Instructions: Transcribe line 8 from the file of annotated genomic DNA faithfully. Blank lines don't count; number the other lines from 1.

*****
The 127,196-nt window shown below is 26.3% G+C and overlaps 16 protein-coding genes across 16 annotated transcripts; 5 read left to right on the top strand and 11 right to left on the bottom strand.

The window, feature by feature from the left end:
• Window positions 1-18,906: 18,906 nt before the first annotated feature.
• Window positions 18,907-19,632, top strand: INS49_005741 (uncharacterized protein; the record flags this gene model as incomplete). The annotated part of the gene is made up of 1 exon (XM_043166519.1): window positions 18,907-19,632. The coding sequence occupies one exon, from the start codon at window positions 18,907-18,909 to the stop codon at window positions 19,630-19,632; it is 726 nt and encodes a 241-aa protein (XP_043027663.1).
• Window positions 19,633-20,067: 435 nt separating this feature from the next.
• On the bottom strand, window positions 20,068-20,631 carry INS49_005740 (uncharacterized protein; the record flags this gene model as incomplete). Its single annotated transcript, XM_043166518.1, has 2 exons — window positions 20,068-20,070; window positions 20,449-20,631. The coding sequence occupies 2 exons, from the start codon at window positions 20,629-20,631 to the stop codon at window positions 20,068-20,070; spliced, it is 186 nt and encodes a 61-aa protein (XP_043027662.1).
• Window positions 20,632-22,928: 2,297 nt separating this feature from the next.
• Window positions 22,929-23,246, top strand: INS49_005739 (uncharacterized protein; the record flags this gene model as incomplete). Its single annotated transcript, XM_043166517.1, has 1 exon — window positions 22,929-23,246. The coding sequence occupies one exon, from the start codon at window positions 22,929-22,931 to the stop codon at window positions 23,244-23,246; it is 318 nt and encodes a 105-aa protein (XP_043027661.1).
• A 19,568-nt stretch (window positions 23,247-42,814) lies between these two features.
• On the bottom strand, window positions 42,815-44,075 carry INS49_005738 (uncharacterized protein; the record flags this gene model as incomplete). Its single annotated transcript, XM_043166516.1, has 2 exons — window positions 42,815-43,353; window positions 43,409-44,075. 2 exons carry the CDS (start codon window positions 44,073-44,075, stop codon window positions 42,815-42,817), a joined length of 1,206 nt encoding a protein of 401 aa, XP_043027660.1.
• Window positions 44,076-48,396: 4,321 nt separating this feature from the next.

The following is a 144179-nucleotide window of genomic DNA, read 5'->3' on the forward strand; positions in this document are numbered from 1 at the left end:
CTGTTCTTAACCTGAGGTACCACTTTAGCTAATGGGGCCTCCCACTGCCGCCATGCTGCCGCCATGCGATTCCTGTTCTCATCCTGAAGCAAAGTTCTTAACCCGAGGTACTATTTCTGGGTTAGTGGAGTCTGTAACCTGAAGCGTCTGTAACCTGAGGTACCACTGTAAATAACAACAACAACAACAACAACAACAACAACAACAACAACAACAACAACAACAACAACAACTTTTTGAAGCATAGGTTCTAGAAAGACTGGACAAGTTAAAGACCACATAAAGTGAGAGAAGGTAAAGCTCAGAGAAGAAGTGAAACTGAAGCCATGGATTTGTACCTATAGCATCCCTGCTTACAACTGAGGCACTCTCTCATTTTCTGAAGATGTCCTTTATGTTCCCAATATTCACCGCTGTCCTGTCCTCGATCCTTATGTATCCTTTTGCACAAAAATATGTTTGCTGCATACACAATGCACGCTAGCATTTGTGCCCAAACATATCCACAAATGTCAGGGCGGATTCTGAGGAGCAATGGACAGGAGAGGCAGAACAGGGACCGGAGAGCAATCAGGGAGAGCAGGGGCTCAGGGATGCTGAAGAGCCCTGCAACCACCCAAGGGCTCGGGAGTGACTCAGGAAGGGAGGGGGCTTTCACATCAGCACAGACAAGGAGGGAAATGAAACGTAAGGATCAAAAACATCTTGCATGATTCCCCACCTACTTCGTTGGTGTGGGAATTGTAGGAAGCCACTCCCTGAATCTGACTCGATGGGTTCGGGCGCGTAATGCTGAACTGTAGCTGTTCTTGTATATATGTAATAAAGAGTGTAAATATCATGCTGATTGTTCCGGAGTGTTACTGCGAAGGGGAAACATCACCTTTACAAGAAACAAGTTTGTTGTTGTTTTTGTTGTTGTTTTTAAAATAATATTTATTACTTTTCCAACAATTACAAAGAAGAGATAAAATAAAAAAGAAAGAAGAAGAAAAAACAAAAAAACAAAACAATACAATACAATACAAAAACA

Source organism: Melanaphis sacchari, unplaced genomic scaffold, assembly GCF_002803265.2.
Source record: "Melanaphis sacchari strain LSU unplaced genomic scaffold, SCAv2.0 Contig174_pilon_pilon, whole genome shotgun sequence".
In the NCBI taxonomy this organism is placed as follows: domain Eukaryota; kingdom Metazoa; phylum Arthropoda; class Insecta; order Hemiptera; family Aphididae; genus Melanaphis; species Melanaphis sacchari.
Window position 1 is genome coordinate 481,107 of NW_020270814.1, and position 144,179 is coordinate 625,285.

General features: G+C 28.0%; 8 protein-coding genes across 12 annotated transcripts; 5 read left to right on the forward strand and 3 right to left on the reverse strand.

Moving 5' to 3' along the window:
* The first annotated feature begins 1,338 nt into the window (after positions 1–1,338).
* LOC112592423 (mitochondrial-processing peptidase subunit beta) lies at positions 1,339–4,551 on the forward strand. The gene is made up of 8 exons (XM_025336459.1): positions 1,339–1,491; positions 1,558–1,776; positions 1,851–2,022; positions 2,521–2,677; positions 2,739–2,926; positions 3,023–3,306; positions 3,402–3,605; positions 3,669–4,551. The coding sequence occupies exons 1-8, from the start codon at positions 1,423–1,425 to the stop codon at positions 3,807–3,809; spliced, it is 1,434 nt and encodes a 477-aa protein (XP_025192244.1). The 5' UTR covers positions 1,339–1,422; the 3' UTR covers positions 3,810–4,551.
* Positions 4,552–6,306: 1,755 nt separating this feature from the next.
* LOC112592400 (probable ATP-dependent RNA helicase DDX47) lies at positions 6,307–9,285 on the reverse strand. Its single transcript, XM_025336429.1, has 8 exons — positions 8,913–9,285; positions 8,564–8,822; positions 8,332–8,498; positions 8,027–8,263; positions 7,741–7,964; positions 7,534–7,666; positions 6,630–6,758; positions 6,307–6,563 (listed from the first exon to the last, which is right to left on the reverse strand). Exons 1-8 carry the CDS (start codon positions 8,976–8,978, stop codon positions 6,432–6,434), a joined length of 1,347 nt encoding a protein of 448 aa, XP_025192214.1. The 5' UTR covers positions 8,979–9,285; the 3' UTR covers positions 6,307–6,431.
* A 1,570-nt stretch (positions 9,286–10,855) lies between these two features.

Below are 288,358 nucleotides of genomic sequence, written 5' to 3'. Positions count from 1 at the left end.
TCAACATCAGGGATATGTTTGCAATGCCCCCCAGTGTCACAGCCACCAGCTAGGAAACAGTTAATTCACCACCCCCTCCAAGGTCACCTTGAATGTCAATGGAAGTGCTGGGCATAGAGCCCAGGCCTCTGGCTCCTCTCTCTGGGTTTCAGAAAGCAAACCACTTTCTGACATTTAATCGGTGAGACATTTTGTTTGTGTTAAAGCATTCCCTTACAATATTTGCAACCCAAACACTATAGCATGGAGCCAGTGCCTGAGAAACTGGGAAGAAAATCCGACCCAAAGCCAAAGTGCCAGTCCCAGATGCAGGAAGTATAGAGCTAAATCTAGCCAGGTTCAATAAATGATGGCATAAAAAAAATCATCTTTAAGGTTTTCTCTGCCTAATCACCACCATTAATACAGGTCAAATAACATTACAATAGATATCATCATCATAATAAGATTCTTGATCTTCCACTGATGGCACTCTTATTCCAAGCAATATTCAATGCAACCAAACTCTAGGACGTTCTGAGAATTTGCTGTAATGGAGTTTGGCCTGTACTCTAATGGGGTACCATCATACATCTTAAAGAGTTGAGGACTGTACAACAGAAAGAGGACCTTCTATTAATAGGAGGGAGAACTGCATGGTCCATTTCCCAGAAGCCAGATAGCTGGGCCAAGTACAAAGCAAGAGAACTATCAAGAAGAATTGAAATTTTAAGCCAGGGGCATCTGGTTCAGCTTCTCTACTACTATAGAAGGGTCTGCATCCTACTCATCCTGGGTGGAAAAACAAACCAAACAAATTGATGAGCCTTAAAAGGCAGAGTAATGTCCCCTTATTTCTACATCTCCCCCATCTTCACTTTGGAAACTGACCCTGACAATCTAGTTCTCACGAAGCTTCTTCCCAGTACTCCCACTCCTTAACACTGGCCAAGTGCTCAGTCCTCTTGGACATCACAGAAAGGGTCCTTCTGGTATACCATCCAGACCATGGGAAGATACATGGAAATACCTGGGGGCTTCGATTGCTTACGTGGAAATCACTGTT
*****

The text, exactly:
• Window positions 22,929-23,246, top strand: INS49_005739 (uncharacterized protein; the record flags this gene model as incomplete). Its single annotated transcript, XM_043166517.1, has 1 exon — window positions 22,929-23,246. The coding sequence occupies one exon, from the start codon at window positions 22,929-22,931 to the stop codon at window positions 23,244-23,246; it is 318 nt and encodes a 105-aa protein (XP_043027661.1).